PAPERBOY: Slow Jamming The Alt Weeklies

paperboyartthumbnail.jpgBY DAVE ALLEN Like time, news waits for no man. Keeping up with the funny papers has always been an all-day job, even in the pre-Internets era. These days, however, it’s a two-man job. That’s right, these days you need someone to do your reading for you, or risk falling hopelessly behind and, as a result, increasing your chances of dying lonely and somewhat bitter. That’s why every week, PAPERBOY does your alt-weekly reading for you. We pore over those time-consuming cover stories and give you the takeaway, suss out the cover art, warn you off the ink-wasters and steer you towards the gooey center. Why? Because we love you!


CP: Isaiah Thompson takes a deep, thoughtful look at the mission of radical Christians who have taken roots in Kensington and other troubled neighborhoods. It centers on the work of two groups, The Simple Way and Circle of Hope, whose adherents seek to live among and serve the city’s poor. It’s clear that the groups’ progressivism is deeply felt rather than knee-jerk, and, because The Simple Way first took root 11 years ago, it isn’t of a piece with the boom in megachurch evangelism associated with Bush-style Christianity.

Sometimes, The Simple Way and Circle of Hope’s missions don’t seem so different from those of other cp_2009_03_12.jpgprogressives. Circle of Hope visits prisoners and gives out energy-efficient light bulbs. Recently Grace’s congregation prayed in solidarity with the revolutionary Mexican Zapatista movement. Likewise, when the United States invaded Iraq, The Simple Way protested (Claiborne actually went to Iraq for the invasion). When City Council passed an ordinance allowing for more aggressive fining of the homeless, The Simple Way led the march against it.

But they’re also into Jesus, big time, and not afraid to talk about it. Secular folks — atheists, agnostics, even just people who keep their faith private (disclosure: You can place me somewhere in there) —tend to be wary of people who go around proclaiming their faith in Jesus.

Thompson comes away impressed by the willingness of The Simple Way’s Shane Claiborne and Circle of Hope’s Joshua Grace to take on tough questions and to practice what they preach, and so did I. He even keeps his skepticism on hold and references PW’s attempt to tell a similar story — a venture the author’s biases rendered pointless. One odd note: For an article that purports to show the “face,” i.e. Claiborne, of this movement, there’s actually more from Grace and Jamie Moffett, another follower of The Simple Way, than from Claiborne. Nonetheless, kudos are still due.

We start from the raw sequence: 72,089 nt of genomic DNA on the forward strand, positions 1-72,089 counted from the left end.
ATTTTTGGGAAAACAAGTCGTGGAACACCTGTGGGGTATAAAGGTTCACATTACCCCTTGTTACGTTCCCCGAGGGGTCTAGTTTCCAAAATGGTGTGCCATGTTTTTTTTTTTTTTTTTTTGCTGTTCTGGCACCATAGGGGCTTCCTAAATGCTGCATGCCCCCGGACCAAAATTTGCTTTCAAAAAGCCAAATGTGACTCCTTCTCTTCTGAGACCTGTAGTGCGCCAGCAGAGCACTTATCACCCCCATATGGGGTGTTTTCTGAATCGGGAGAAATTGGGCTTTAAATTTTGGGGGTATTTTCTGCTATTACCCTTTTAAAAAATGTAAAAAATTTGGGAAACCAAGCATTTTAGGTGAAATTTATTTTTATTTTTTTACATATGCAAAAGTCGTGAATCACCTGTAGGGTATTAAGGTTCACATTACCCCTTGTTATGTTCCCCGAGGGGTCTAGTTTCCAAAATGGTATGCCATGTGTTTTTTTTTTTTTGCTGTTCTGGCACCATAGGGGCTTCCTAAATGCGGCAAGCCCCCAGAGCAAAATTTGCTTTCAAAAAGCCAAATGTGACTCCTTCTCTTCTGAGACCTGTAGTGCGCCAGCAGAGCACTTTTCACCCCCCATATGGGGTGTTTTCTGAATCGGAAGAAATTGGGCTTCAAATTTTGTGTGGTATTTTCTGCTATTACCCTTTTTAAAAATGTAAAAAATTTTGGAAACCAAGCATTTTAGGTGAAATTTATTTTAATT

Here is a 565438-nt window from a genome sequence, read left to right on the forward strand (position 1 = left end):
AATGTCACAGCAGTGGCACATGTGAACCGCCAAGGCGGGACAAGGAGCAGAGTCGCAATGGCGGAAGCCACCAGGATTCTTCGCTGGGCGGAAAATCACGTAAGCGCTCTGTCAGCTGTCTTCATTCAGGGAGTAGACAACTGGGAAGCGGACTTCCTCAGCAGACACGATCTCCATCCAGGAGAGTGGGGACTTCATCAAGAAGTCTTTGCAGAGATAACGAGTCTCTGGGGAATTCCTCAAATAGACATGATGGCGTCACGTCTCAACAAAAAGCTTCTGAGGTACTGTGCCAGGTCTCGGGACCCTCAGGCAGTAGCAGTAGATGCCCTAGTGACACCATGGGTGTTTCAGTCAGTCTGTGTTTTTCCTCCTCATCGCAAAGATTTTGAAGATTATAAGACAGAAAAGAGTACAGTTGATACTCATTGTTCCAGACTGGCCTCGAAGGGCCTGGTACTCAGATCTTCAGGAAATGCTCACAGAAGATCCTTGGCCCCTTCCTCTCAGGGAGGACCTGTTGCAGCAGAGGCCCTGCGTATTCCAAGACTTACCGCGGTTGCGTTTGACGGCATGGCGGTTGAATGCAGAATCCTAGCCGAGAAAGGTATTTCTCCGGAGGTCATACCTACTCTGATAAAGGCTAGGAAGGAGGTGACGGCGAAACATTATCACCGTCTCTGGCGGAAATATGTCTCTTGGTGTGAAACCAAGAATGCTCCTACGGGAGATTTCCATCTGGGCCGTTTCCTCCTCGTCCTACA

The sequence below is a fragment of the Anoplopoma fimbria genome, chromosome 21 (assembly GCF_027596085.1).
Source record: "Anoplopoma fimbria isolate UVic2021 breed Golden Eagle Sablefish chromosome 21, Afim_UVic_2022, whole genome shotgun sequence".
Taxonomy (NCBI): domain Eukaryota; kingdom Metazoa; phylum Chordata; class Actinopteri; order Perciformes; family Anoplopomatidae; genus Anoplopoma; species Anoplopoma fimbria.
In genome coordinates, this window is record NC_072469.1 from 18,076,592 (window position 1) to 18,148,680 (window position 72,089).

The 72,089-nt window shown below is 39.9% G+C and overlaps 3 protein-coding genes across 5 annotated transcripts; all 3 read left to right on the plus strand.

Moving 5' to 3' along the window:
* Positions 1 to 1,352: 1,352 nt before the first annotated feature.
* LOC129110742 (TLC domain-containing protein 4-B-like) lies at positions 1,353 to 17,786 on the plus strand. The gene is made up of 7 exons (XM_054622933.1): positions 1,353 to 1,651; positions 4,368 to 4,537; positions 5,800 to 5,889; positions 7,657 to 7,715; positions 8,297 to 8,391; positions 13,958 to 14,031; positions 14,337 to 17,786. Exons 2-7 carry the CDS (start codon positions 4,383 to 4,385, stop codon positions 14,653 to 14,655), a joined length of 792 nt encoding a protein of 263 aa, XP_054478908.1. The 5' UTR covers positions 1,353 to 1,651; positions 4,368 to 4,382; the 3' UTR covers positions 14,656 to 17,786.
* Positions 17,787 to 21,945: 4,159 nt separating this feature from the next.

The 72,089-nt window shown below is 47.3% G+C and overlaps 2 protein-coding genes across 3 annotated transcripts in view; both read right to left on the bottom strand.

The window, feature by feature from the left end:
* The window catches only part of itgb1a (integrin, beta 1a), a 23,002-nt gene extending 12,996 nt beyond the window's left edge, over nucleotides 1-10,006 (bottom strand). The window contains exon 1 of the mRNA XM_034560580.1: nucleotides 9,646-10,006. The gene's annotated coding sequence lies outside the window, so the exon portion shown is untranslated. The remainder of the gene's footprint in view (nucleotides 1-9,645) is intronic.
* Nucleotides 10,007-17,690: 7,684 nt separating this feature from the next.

PW: Owen Biddle, bassist for the Roots, was met with a storm of criticism when he joined the band. Tara Murtha scopes out the man who stayed cool amid all that furor and who’s keeping things funky as the band consistently outshines Jimmy Fallon on Late Night. ?uestlove had his back the whole time, so you know he’s gotta be good.

pwcover.jpgOf course, ?uest knew something the disappointed and fickle fans would soon to find out: Biddle is one whale of a bassist. “He can bring what a lot of people would consider the feel of a black bass player, a black funk soul bass player, but that’s a whole Pandora’s box,” says Kevin Hansen, a local musician who’s worked with Biddle on the Roots and other projects, and shares a production credit with him on the track “In the Music” off the Roots’ 2006 album Game Theory. Brian McTear, Philadelphia workhorse producer and co-owner of Miner Street Studios, says of Biddle, “Owen’s simply the best bass player I have ever worked with, and maybe ever will work with.”

The bassist from Down with Webster, the Canadian band that opened for the Roots on the Montreal date where Biddle made his debut, came to Biddle’s defense, writing that he had checked out Biddle’s bass playing that night, and that it was brilliant. Others wagged their finger: Biddle may not seem the most obvious new Roots member at first glance, but since when was ?uestlove not able to spot talent? The tide began to turn as fans witnessed Biddle thump the low end live, and quickly got behind what one fan called Biddle’s “cool and quiet swagger.”

We get recollection of his Roots audition, stories from his former bandmates on the Philly scene, and some surprising testimony that Biddle might even be funnier than Fallon himself.

In an interview about the Roots’ move to Late Night, ?uestlove said, “I think the comedian now in the Roots is actually the most unassuming one, our bass player Owen. He’s … comedy tonight, that’s all I can say. He’s straight comedy.”

Sounds good enough to make me want to stay up late and watch in hopes of a Biddle comedy breakout. That, and “Slow Jamming the News.” That’s some good shit, too.

CP: In the pocket, outside the box: Beyond jazz at Chris’. The Nutter approach: “Nyah nyah, I can’t hear you!” The skills behind Explicit Ills (Webber can’t be happy about his name being misspelled on the cover, though. Tsk tsk.). Brilliant combination: Awesome singer plus adorable dog.

Newspaper industry, you might as well hang it up: Steven Wells says so. Elsewhere, there’s insensitive and inane video games, a cliché-riddled guilt trip about the homeless, and Thai food so good you won’t have to spring for a trip to Bangkok.

CP takes it, for a cover story that’s smart and inquisitive and, especially, for not sneering at the most deeply-held beliefs of a group of people doing good in this community.

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